Whether you sleep alone or with a partner, it’s important that you choose the right size mattress to give you as much room as possible.
The foundation is the bottom component of the sleep set. It is constructed of wood and is designed to be a flat ridged surface acting as a platform to place your mattress on raising it up off of the frame or rails of your Headboard / Footboard. It is a non-yielding surface and is ideal for one sided mattresses. Many mattresses constructed of pocketed coils and high tech foams require a non-yielding foundation in order to maintain the warranty and for maximum performance of the sleep set.
Box Springs differ from foundations in that they are made of wood and steel torsion modules that act as a shock absorber for your mattress. Box springs absorb 70% of the initial energy compression when entering the bed and therefore help extend the performance life of the mattress.
Box Springs and Foundations come in several size options to accommodate ease of delivery and esthetics of the bedroom.
Standard Height Foundations are 9 inches tall. Bunkie Boards, which are just a smaller version of a standard foundation are 2 inches tall. There are options for a reduced Height Foundation are 4 inches tall and are recommended for Thicker Pillow Top mattresses. The combined height of your new sleep set may be much greater than your current set particularly if you have selected a Pillow Top. Your new sleep set may be too high for you to get in and out of comfortably and may feel like it overpowers the bedroom. Headboards and nightstands were made to match the height of the mattress set. If your bedroom set is greater than 10 years old, the new set may appear to be too high as it relates to your headboard and night stands. Alarm clocks and phones placed on the night stands may now appear to be too low and out of sight while Ceiling fans may appear too close. For Pillow Tops and Ultra Plush models, we recommend the Reduced Height Foundation option.
The quality of a night’s sleep determines the quality of our waking life. Alertness, energy, mood, thinking, productivity, safety, health and longevity are all linked to the quality of your sleep.
For sleep to be rejuvenating, you should get your sleep in one uninterrupted block of time. Disruptive sleep is not restorative and may cause drowsiness. On average, six hours of solid sleep is often more restorative than eight hours of poor, fragmented sleep. Remember, the quality of your sleep is just as important as the quantity of your sleep.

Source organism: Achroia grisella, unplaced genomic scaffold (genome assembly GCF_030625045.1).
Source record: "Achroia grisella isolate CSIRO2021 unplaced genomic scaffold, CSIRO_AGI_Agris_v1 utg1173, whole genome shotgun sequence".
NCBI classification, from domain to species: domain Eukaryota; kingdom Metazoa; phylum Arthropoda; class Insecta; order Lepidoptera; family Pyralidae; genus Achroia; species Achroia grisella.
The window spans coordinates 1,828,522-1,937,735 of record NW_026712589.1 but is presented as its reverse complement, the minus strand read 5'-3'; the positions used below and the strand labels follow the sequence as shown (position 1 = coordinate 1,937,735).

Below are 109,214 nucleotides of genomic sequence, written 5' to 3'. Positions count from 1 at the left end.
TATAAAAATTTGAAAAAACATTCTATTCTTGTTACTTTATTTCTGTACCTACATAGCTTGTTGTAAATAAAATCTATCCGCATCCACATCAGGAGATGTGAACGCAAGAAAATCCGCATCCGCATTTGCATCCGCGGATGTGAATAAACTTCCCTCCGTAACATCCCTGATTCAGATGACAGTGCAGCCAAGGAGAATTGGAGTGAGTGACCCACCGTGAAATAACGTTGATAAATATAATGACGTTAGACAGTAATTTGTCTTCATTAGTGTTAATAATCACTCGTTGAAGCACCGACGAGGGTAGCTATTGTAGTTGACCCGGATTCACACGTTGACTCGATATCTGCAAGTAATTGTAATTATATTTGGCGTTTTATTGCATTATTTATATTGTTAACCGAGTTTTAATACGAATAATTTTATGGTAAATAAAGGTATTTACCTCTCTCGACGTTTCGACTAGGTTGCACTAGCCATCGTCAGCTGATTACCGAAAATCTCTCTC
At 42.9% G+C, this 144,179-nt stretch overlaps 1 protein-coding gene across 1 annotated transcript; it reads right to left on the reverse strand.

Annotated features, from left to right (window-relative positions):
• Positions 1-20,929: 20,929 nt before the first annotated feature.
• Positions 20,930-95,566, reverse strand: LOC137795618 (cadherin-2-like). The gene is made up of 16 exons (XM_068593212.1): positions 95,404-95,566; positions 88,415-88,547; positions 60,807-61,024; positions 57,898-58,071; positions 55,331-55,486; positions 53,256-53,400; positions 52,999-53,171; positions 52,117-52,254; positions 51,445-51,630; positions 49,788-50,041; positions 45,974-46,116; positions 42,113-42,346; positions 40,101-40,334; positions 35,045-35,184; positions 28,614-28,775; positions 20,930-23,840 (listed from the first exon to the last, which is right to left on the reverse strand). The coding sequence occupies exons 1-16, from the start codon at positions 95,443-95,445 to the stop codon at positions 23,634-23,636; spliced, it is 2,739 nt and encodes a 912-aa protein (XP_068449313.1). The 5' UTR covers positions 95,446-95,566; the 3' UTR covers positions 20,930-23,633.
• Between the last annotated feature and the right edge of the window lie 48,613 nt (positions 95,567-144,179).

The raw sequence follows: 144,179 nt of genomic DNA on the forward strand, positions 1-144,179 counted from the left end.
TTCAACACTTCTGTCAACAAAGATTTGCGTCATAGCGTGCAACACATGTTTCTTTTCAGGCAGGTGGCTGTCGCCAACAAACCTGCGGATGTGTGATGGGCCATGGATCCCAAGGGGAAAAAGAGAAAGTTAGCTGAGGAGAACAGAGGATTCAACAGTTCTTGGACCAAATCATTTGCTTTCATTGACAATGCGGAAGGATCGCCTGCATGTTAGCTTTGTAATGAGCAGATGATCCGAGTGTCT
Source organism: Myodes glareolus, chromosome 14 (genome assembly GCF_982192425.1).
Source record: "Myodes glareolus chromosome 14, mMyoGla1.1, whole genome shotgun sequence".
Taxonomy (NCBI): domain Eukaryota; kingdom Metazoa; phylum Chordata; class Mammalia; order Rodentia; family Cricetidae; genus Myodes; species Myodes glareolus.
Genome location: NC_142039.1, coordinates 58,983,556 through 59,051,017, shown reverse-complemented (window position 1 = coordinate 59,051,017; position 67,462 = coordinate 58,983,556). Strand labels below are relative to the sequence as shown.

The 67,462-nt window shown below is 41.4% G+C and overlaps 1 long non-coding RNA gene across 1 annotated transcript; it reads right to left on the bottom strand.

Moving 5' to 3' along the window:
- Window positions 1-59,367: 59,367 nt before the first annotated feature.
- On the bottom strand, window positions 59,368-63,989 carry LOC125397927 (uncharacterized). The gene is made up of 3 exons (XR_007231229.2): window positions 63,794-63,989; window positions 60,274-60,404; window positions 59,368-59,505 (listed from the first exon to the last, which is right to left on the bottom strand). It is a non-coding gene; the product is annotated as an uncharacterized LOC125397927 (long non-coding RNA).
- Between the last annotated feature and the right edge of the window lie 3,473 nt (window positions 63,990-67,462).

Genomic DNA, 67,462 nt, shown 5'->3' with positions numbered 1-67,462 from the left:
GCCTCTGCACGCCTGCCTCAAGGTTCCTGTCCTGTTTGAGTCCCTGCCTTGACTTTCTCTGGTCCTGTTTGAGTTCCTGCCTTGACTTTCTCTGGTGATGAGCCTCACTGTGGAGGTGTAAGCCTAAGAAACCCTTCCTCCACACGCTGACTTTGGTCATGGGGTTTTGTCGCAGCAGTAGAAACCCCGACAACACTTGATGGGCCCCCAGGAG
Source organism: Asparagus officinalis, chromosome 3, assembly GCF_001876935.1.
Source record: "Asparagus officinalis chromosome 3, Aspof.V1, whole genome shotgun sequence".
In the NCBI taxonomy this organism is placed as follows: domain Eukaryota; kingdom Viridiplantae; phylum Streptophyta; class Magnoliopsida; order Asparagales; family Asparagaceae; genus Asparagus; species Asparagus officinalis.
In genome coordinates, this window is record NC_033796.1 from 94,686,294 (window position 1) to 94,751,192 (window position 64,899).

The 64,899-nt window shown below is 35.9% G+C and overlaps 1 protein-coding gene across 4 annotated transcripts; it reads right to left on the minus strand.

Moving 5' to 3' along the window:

Tossing and turning is a sleep disrupter. Make sure that you have a mattress that provides proper support and the right comfort to minimize tossing and turning, allowing you to get a good night’s sleep through the night.
Here are some common side effects caused by a lack of sleep:
Yes. Studies have found a relationship between the quantity and quality of one’s sleep and many health problems, such as obesity, diabetes, hypertension and depression. For example, insufficient sleep affects growth hormone secretion that is linked to obesity; as the amount of hormone secretion decreases, the chance for weight gain increases. Blood pressure usually falls during the sleep cycle; however, interrupted sleep can adversely affect this normal decline, leading to hypertension and cardiovascular problems. Research has also shown that insufficient sleep impairs the body’s ability to use insulin, which can lead to the onset of diabetes. More and more scientific studies are showing correlations between poor and insufficient sleep and disease.
Waking up in the night and not being able to fall back to sleep is a symptom of insomnia. Peaceful thoughts may help to induce sleep more than the old adage of counting sheep, which some research suggests may actually be more distracting than relaxing. Whatever technique you use, experts say you should get up go to another room and engage in another relaxing activity if you don’t fall back to sleep in 15-20 minutes. Reading or listening to music is recommended. Return to your bed when you feel sleepy again.